Email: clvinzan (at) ncsu.edu
Office: 3260 SAS Hall
Office hours: Tuesday 10-11am, Wednesday 1-2pm or by appointment
As of 2015, I am an assistant
professor in the math
department at North Carolina State University.
My research involves convex
algebraic geometry and applications of real algebraic geometry and
tropical geometry to convex optimization, in particular semidefinite
programming. In 2011, I completed my Ph.D. thesis, Real Algebraic Geometry in Convex
Optimization, at UC
Berkeley, where my advisor was Bernd Sturmfels. I was an
undergraduate at Oberlin College.
During Fall 2016, I am teaching Math
526: Algebraic Geometry.
Recent and upcoming events
Reading seminar on tropical geometry and optimization - NCSU, May and June, 2016
Algebraic vision - AIM, May 2-6, 2016
International Symposium on Mathematical Theory of Networks and
Systems - Minneapolis, July 12-15, 2016
Triangle Lectures in Combinatorics - NCSU, November 19, 2016
Algorithms and Effectivity in Tropical Mathematics and Beyond-
Schloss Dagstuhl, Nov. 27 - Dec. 2, 2016
Semester on Nonlinear Algebra - ICERM, Fall 2018
(with Lynn Chua, Daniel
Plaumann, Rainer Sinn),
Low-rank sum-of-squares representations on varieties of minimal degree
(with Greg Blekherman, Daniel
Plaumann, Rainer Sinn),
- Computing complex and real tropical curves using monodromy
(with Daniel Brake and Jonathan Hauenstein),
Computing Hermitian determinantal representations of hyperbolic curves
Plaumann, Rainer Sinn, and
International Journal of Algebra and Combinatorics, 25(8) (2015)
pp. 1327 - 1336.
- A small frame and a
certificate of its injectivity. Supplementary material.
A real stable extension of the Vámos matroid polynomial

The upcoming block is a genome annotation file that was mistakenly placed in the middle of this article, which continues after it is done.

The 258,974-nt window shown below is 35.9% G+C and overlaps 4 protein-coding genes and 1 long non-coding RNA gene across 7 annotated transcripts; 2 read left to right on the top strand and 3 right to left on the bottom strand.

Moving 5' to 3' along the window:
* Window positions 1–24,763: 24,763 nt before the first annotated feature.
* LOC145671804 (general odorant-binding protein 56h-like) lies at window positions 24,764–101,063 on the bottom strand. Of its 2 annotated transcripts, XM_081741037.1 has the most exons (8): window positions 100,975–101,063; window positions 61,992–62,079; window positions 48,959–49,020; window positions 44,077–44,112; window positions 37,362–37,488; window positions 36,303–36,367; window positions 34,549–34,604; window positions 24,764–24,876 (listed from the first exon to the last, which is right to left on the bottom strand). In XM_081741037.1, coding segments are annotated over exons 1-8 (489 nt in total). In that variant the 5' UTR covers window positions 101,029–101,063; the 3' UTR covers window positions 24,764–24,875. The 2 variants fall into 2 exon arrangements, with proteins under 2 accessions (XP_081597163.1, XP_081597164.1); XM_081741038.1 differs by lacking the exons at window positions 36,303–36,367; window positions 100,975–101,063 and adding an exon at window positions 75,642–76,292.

(with Sam Burton and Yewon Youm).
What is a spectrahedron?
Notices of the American Mathematical Society 61(5) (2014) pp. 492 - 494.
An algebraic characterization of
injectivity in phase retrieval
(with Aldo Conca, Dan
Edidin, and Milena
Hering), Applied and Computational Harmonic Analysis 38:2 (2015)
(with John Christian Ottem,
Kristian Ranestad, and Bernd Sturmfels),
Mathematical Programming, 2(151) Series B, pp. 585-612.
Hyperbolic polynomials, interlacers, and sums of squares
(with Mario Kummer and Daniel Plaumann),
Mathematical Programming, 1(153) Series B (2015), pp. 223-245.
Determinantal representations of hyperbolic plane curves: An elementary approach
(with Daniel Plaumann),
Journal of Symbolic Computation 57 (2013) pp. 48-60.
- The entropic
discriminant (with Raman Sanyal and Bernd Sturmfels),
Advances in Mathematics, 244 (2013) pp. 678-707.
- The central curve in
linear programming (with Jesús De
Loera and Bernd
Sturmfels), Foundations of Computational Mathematics 12 (2012)
- Computing Linear Matrix Representations of Helton-Vinnikov Curves, with Daniel Plaumann and Bernd Sturmfels), Mathematical Methods in Systems, Optimization and Control, (eds.
Harry Dym, Mauricio de Oliveira, Mihai Putinar), Operator Theory: Advances
and Applications, Vol 222, Birkhauser, Basel, 2012, pp. 259-277.
- Quartic curves and
their bitangents (with Daniel
Plaumann and Bernd
Sturmfels), Journal of Symbolic Computation 46 (2011) pp. 712-733. Supplementary material.
- Edges of the Barvinok-Novik orbitope,
Discrete & Computational Geometry 46(33) (2011) pp. 479-487.
- Real radical initial ideals,
Journal of Algebra, 352(1) (2012), pp. 392-407
Lower bounds for optimal alignments of binary sequences, Discrete Applied Math. 157:15 (2009), pp. 3341-3346.
- Mathematical approaches to the pure parsimony problem (with Paul Blain, Courtney Davis, Al Holder, and Jorge Silva),
appearing as "Diversity Graphs" in "Clustering Challenges in Biological Networks"
Slides from Talks
Undergraduate Research Projects
At NC State, I have previously taught courses on Algebraic
Geometry and Tropical Geometry.
Before coming to NC State, I taught Math Math 216 (Differential Equations), Math 217 (Linear Algebra) and Math 115 (Calc. I) at Michigan, as well as Math 1B (Calc. II) at Berkeley.
I'm also a former staff member (2006, 2007) of the Hampshire College Summer Studies in
Mathematics, a summer program for mathematically inclined high school students.